Mr. REED. I rise today, Mr. Speaker, to join my colleagues on the other side of the aisle. I come from a district in New York that was not impacted by Hurricane Sandy, but I come to this floor today to express my frustration and my disappointment in the decision that was made to not bring up the Hurricane Sandy supplemental aid for the people of New York, New Jersey, Connecticut--our fellow citizens, Americans, who have suffered devastating impacts.
Now, I understand what some of the dynamics of this bill are about. I understand that the Senate has put forth a bill that many on my side of the aisle have expressed concern about--pork-type of activity that the Senate continues to engage in with fisheries and Smithsonian funding and things like that that don't really have much to do with Hurricane Sandy. But that's a separate issue that could have been addressed and should be addressed by this body in cleaning up that bill and in getting the aid, getting the resources to the people who are suffering today.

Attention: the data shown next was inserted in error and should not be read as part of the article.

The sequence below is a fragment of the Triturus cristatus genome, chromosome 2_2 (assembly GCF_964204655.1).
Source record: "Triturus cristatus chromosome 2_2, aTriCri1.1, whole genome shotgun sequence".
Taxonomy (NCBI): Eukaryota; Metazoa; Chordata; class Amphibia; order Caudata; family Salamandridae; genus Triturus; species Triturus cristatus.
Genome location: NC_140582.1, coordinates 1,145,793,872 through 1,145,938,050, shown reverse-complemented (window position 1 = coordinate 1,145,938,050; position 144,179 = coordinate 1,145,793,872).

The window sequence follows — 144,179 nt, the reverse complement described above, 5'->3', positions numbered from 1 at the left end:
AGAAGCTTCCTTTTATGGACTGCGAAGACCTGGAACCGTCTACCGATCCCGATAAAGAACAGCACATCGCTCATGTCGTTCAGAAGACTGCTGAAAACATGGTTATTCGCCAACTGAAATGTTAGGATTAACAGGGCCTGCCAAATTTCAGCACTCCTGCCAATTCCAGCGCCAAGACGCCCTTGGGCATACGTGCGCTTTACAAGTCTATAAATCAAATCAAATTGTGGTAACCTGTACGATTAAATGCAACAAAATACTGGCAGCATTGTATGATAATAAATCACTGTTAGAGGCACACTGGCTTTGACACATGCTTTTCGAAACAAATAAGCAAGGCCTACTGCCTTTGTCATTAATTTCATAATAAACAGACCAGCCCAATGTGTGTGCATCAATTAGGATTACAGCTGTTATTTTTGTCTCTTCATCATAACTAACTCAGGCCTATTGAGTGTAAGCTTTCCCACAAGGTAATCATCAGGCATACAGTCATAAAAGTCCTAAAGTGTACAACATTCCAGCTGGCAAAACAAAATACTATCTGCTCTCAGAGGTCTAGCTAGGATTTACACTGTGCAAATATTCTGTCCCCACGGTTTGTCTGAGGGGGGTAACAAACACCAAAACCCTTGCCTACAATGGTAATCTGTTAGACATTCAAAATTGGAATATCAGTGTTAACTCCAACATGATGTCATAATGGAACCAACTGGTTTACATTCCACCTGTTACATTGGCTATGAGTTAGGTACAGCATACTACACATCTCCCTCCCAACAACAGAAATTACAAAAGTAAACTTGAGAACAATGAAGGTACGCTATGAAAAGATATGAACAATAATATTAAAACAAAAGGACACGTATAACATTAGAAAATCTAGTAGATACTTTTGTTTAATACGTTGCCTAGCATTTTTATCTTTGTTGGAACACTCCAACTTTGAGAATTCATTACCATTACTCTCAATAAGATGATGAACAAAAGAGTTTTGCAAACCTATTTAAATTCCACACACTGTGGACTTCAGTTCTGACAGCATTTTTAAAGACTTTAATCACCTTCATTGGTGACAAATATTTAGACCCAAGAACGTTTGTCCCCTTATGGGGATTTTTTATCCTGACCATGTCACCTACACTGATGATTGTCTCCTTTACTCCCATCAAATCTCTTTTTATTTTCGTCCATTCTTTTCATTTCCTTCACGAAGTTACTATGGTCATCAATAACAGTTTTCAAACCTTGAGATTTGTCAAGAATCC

That was the intended plan, that we were going to let the will of the House speak--clean up the bill that the Senate had produced but, most importantly, do what is right for our fellow citizens because there is not a better purpose of the Federal Government, which is for the Federal Government to stand with our citizens when they are suffering the most, especially when they are suffering from a natural disaster such as Hurricane Sandy.
I join with my colleagues on the other side of the aisle in, again, asking for our leadership to change the decision that was made to let the clock run out on this Congress and deal with this issue tomorrow. We don't have the luxury of waiting until tomorrow. These people are suffering today.
I talked to my colleagues of the districts that were impacted by this devastating storm, and I have heard the horror stories, and I've heard the stories of suffering of the many millions of people who were impacted in New Jersey and New York outside of my district. I think it is right and it is just and it is proper for us to hear the stories of those individuals and to make sure that we stand with them and take this bill up now rather than kick it to the next Congress. God knows when we will actually get to it in that congressional session.
So I join my colleagues on both sides of the aisle. Let us do what is right, Mr. Speaker. Bring this bill to the floor, and get on with the business of attending to our fellow citizens as Americans.